S1 E5 | T.I.
In this week’s “Assets Over Liabilities,” rapper T.I. takes viewers through the history of Trap music and southern rap, and how the culture led to his fortunes across multiple business industries. From music to real estate, fashion, and TV & film, our hosts, financial advisor Rashad Bilal and educator Troy Millings of the “Earn Your Leisure” podcast, take viewers inside mind and finances of T.I.’s family hustle.
The guys sit down in the Trap Museum, a fixture in the fabric of Atlanta now that originally began as a temporary celebration of the 15th anniversary of Trap Music. T.I. used the underground debate of who invented the genre and decided this was “a teachable moment.” The artist turned mogul began to invest in commercial real estate at the time and picked one of his properties to host the museum for a few months. “Never intended for it to be a continuous installation, but the line [has] been wrapped around the corner everyday,” he said. “Rain, sleet, snow – don’t matter. That line is around the corner.”
T.I. got his start in real estate in 2000 by flipping houses with his uncle. When he got his first signing bonus, the family member, who’d just gotten home from prison, asked him for $20,000. He took Tip to an old trap house he used to sell drugs from — now renovated and people living in it. His uncle did that with the money he loaned him. The OG challenged T.I. to take the profits and invest in more fix and flips. “We ended up doing about 80 houses before the market collapsed in ‘08. Just quick flips. A hundred thousand here or there,” he said. “When the market crashed, I noticed commercial [real estate] didn’t dip. So I said, ‘I’m going to do that.'”
This opened the door for the Rubberband Man to seize more opportunities in business. Like partnering with Run the Jewels rapper Killer Mike to acquire a landmark seafood restaurant. Once Mayor Keisha Lance Bottoms learned about this partnership, she asked Tip and Killer Mike to sit on a transition board with other local community and business leaders. T.I. said what he learned expanded his network and his idea about possibilities. One of the advantages was him learning of the affordable housing initiative the mayor was working on. That’s when he developed the connect for the Entrada West Side facility in Bankhead. The 75,000 sq. ft. community garden and recreation center is special to the area as it will provide jobs, opportunity for lower income residents to occupy their time, and take advantage of educational opportunities in a shopping complex that meant so much to his childhood. The initiative is a $37 million partnership with Bank of America, and other private and public investors.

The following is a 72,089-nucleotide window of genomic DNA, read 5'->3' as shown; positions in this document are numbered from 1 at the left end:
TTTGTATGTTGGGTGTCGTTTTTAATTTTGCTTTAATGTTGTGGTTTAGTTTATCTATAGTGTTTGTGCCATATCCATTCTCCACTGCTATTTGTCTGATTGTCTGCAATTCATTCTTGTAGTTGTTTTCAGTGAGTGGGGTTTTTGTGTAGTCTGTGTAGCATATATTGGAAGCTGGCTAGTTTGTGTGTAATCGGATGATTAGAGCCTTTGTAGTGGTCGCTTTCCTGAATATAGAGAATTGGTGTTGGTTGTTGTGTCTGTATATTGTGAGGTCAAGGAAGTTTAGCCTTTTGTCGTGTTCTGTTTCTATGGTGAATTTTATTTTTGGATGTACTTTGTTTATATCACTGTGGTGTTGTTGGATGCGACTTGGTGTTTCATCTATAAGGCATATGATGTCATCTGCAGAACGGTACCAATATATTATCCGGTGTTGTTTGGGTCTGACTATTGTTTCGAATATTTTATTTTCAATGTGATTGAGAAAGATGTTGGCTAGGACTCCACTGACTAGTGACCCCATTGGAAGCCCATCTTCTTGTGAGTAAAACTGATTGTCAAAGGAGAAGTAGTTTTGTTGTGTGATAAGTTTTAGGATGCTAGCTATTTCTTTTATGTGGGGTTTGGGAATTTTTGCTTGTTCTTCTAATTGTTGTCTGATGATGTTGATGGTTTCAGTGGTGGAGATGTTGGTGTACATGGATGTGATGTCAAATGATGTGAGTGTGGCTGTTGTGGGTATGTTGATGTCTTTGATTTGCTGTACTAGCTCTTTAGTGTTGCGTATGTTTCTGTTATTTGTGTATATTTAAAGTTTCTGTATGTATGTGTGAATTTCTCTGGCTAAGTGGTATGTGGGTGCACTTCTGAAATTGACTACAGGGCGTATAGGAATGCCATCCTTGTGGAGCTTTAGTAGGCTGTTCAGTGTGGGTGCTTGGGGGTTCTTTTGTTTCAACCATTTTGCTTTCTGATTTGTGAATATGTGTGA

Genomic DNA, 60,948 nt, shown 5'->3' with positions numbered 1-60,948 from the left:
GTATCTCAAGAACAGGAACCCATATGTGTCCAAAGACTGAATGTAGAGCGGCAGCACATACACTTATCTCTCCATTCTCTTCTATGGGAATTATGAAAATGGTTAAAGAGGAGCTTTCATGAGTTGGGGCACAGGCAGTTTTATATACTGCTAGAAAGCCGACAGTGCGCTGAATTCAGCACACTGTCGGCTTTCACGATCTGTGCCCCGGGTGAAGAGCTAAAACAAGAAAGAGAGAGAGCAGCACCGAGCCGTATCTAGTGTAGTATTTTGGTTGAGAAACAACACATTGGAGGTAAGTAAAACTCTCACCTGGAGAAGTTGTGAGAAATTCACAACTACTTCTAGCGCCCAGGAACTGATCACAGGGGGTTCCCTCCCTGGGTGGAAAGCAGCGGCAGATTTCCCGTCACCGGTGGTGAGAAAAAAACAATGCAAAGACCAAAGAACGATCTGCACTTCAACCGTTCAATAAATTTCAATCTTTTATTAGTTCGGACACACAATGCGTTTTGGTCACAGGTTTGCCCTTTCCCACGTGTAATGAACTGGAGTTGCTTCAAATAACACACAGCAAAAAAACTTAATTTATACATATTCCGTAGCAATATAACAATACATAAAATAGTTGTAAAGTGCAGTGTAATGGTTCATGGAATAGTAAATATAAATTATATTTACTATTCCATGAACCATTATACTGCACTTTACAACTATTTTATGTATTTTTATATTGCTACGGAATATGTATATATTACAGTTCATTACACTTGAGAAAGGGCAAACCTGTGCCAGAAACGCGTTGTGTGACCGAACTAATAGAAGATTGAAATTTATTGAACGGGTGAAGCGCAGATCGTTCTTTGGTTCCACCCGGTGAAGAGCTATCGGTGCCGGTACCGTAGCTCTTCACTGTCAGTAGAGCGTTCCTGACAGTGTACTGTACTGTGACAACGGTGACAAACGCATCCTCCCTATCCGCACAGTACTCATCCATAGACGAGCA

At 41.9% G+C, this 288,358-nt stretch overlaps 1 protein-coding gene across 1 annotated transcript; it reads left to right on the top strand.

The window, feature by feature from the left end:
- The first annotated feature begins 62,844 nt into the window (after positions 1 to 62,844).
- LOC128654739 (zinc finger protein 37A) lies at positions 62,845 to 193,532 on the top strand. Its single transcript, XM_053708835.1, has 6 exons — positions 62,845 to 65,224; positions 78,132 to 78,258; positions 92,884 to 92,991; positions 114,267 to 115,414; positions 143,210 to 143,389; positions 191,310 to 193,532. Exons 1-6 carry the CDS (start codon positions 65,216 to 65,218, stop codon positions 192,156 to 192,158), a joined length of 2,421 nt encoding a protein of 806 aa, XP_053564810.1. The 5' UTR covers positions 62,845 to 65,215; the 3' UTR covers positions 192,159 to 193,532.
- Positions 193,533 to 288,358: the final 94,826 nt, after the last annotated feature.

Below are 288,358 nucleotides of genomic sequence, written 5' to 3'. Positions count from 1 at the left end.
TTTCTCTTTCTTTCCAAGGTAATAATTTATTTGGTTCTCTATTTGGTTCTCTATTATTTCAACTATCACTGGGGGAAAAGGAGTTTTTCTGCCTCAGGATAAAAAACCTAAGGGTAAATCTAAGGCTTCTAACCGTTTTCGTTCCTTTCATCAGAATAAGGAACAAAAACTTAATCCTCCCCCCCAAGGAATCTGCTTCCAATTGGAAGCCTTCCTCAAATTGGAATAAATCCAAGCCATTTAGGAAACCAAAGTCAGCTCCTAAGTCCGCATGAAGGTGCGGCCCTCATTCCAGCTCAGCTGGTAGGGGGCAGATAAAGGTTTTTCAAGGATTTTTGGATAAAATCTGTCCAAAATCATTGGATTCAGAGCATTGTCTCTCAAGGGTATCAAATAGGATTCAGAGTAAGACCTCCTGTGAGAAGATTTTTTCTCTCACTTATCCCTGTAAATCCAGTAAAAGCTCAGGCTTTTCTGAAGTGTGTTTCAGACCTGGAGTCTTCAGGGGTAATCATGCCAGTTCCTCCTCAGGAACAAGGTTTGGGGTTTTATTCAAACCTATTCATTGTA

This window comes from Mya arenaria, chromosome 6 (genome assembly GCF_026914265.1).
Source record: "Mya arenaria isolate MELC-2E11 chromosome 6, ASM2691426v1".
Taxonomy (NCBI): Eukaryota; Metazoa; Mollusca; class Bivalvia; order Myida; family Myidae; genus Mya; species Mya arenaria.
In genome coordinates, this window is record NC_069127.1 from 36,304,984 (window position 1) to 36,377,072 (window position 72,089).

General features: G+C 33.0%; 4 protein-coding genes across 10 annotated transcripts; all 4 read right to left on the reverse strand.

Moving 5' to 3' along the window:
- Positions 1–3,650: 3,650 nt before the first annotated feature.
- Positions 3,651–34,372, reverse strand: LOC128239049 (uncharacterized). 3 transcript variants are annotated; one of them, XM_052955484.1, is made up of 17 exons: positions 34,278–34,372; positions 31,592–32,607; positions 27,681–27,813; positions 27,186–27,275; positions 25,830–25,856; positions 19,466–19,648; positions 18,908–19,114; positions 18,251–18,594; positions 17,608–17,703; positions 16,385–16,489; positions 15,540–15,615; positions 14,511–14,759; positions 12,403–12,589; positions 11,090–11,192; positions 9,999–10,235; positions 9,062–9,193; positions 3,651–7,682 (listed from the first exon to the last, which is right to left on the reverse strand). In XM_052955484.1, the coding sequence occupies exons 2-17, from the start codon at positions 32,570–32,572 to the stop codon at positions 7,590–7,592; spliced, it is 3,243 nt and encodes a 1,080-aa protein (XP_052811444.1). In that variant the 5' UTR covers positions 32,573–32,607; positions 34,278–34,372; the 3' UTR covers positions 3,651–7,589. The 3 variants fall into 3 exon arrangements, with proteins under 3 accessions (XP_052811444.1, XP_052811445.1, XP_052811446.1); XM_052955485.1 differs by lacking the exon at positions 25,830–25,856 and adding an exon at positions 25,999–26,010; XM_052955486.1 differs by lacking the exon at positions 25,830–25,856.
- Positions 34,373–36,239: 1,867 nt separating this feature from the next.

T.I.’s whole business motivation is to preserve his roots and amplify his lifestyle. “I saw the culture of Atlanta become more valuable,” he said. “And that caused an increase in tourism and people wanting to move here. I got to find a way to get in the way,” he said about his initial thoughts. That’s when he began to take his music more seriously, and launch a clothing line and ultimately venture into TV. “Everything to me provides me with the fuel, the lessons and the relationships to get to the next thing and I just been doing one thing at a time,” he said. “Execute, succeed, repeat.”
When the guys asked T.I. about the L’s he’s taken in his business journey, he responded, “The losses is what make me a businessman. If you ain’t taking loses, you ain’t really learning lessons.”
One of those lessons for Tip came in the form of his TV show “The Family Hustle” on VH1. “’Family Hustle’ taught me about ownership,” he reflected. “The money will rock you to sleep if you focus on fees rather than equity. You will be rocked to sleep.” What he didn’t like most was his lack of control in the process and future of the show. “This was the only time in my life someone had the power to tell me, ‘We shutting you down,’” he added. “In music, I always kept myself empowered. That was very unfamiliar to me.”
Well, the “Kang” is taking his hard earned lessons to a new venture in TV. He revealed to the guys that he is executive producing a new show with DC YoungFly called “The Apartments.”
“We wrote, we directed, we produced, we financed this entire project,” he remarked. “We’re looking to license the series. We don’t want to sell it. I want to maintain control of the IP (intellectual property), and share it with the cast members.”
Watch the full episode of “Assets and Liabilities” in the video above to learn more about how T.I. breaks down intellectual property in music, TV and film.